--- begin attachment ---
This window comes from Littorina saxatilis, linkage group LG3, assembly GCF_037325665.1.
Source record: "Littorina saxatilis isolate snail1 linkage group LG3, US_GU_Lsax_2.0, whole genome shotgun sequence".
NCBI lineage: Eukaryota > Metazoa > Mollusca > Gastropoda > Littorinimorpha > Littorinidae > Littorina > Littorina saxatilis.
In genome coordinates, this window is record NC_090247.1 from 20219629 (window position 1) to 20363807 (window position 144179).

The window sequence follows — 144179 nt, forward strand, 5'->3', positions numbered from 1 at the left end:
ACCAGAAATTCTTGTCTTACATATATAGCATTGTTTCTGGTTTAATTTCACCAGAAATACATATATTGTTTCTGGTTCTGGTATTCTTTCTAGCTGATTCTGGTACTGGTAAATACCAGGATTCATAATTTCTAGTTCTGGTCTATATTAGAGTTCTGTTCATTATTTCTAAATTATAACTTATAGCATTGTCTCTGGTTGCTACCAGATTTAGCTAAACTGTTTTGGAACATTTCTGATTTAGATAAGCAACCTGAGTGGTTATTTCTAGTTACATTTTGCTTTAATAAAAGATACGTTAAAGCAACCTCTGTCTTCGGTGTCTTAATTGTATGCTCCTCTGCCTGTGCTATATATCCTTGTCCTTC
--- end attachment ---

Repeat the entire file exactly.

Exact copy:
This window comes from Littorina saxatilis, linkage group LG3, assembly GCF_037325665.1.
Source record: "Littorina saxatilis isolate snail1 linkage group LG3, US_GU_Lsax_2.0, whole genome shotgun sequence".
NCBI lineage: Eukaryota > Metazoa > Mollusca > Gastropoda > Littorinimorpha > Littorinidae > Littorina > Littorina saxatilis.
In genome coordinates, this window is record NC_090247.1 from 20219629 (window position 1) to 20363807 (window position 144179).

The window sequence follows — 144179 nt, forward strand, 5'->3', positions numbered from 1 at the left end:
ACCAGAAATTCTTGTCTTACATATATAGCATTGTTTCTGGTTTAATTTCACCAGAAATACATATATTGTTTCTGGTTCTGGTATTCTTTCTAGCTGATTCTGGTACTGGTAAATACCAGGATTCATAATTTCTAGTTCTGGTCTATATTAGAGTTCTGTTCATTATTTCTAAATTATAACTTATAGCATTGTCTCTGGTTGCTACCAGATTTAGCTAAACTGTTTTGGAACATTTCTGATTTAGATAAGCAACCTGAGTGGTTATTTCTAGTTACATTTTGCTTTAATAAAAGATACGTTAAAGCAACCTCTGTCTTCGGTGTCTTAATTGTATGCTCCTCTGCCTGTGCTATATATCCTTGTCCTTC